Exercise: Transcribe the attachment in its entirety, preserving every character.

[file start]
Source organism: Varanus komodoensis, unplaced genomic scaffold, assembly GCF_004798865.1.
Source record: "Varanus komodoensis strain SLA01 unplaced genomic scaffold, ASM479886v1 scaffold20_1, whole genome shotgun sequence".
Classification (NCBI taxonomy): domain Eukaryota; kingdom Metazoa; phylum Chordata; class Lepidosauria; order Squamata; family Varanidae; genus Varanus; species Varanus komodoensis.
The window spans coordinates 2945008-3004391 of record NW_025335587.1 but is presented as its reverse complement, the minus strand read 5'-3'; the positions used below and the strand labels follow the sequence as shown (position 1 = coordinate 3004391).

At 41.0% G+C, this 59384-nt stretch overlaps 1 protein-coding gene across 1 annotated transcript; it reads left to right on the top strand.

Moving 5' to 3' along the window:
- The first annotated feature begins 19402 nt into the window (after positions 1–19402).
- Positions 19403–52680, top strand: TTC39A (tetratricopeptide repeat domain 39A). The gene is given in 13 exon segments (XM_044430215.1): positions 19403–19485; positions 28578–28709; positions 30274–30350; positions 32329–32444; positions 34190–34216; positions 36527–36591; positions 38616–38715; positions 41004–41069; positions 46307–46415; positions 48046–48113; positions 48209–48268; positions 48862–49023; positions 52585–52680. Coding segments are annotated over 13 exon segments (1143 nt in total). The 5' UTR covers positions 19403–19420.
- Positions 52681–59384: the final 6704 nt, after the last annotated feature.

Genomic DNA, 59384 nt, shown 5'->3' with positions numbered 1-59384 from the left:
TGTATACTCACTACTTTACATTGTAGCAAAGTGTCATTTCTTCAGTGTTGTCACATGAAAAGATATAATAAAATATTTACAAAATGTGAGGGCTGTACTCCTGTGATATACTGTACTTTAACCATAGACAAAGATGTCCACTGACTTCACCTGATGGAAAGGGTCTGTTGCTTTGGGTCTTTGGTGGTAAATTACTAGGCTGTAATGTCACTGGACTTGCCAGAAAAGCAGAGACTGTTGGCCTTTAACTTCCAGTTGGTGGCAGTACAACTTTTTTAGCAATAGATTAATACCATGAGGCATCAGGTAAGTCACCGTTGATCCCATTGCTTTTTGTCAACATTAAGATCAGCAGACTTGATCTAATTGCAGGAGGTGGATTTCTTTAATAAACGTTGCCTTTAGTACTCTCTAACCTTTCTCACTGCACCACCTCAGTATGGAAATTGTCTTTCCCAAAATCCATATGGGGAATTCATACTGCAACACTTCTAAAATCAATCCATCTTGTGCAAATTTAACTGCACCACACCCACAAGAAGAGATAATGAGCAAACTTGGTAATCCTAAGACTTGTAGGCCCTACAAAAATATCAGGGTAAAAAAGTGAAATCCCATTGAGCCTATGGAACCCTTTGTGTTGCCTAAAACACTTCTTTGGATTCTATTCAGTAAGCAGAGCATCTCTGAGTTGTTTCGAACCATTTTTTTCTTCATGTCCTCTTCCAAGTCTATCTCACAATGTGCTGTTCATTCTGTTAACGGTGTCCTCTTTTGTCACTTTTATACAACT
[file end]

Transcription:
Source organism: Varanus komodoensis, unplaced genomic scaffold, assembly GCF_004798865.1.
Source record: "Varanus komodoensis strain SLA01 unplaced genomic scaffold, ASM479886v1 scaffold20_1, whole genome shotgun sequence".
Classification (NCBI taxonomy): domain Eukaryota; kingdom Metazoa; phylum Chordata; class Lepidosauria; order Squamata; family Varanidae; genus Varanus; species Varanus komodoensis.
The window spans coordinates 2945008-3004391 of record NW_025335587.1 but is presented as its reverse complement, the minus strand read 5'-3'; the positions used below and the strand labels follow the sequence as shown (position 1 = coordinate 3004391).

At 41.0% G+C, this 59384-nt stretch overlaps 1 protein-coding gene across 1 annotated transcript; it reads left to right on the top strand.

Moving 5' to 3' along the window:
- The first annotated feature begins 19402 nt into the window (after positions 1–19402).
- Positions 19403–52680, top strand: TTC39A (tetratricopeptide repeat domain 39A). The gene is given in 13 exon segments (XM_044430215.1): positions 19403–19485; positions 28578–28709; positions 30274–30350; positions 32329–32444; positions 34190–34216; positions 36527–36591; positions 38616–38715; positions 41004–41069; positions 46307–46415; positions 48046–48113; positions 48209–48268; positions 48862–49023; positions 52585–52680. Coding segments are annotated over 13 exon segments (1143 nt in total). The 5' UTR covers positions 19403–19420.
- Positions 52681–59384: the final 6704 nt, after the last annotated feature.

Genomic DNA, 59384 nt, shown 5'->3' with positions numbered 1-59384 from the left:
TGTATACTCACTACTTTACATTGTAGCAAAGTGTCATTTCTTCAGTGTTGTCACATGAAAAGATATAATAAAATATTTACAAAATGTGAGGGCTGTACTCCTGTGATATACTGTACTTTAACCATAGACAAAGATGTCCACTGACTTCACCTGATGGAAAGGGTCTGTTGCTTTGGGTCTTTGGTGGTAAATTACTAGGCTGTAATGTCACTGGACTTGCCAGAAAAGCAGAGACTGTTGGCCTTTAACTTCCAGTTGGTGGCAGTACAACTTTTTTAGCAATAGATTAATACCATGAGGCATCAGGTAAGTCACCGTTGATCCCATTGCTTTTTGTCAACATTAAGATCAGCAGACTTGATCTAATTGCAGGAGGTGGATTTCTTTAATAAACGTTGCCTTTAGTACTCTCTAACCTTTCTCACTGCACCACCTCAGTATGGAAATTGTCTTTCCCAAAATCCATATGGGGAATTCATACTGCAACACTTCTAAAATCAATCCATCTTGTGCAAATTTAACTGCACCACACCCACAAGAAGAGATAATGAGCAAACTTGGTAATCCTAAGACTTGTAGGCCCTACAAAAATATCAGGGTAAAAAAGTGAAATCCCATTGAGCCTATGGAACCCTTTGTGTTGCCTAAAACACTTCTTTGGATTCTATTCAGTAAGCAGAGCATCTCTGAGTTGTTTCGAACCATTTTTTTCTTCATGTCCTCTTCCAAGTCTATCTCACAATGTGCTGTTCATTCTGTTAACGGTGTCCTCTTTTGTCACTTTTATACAACT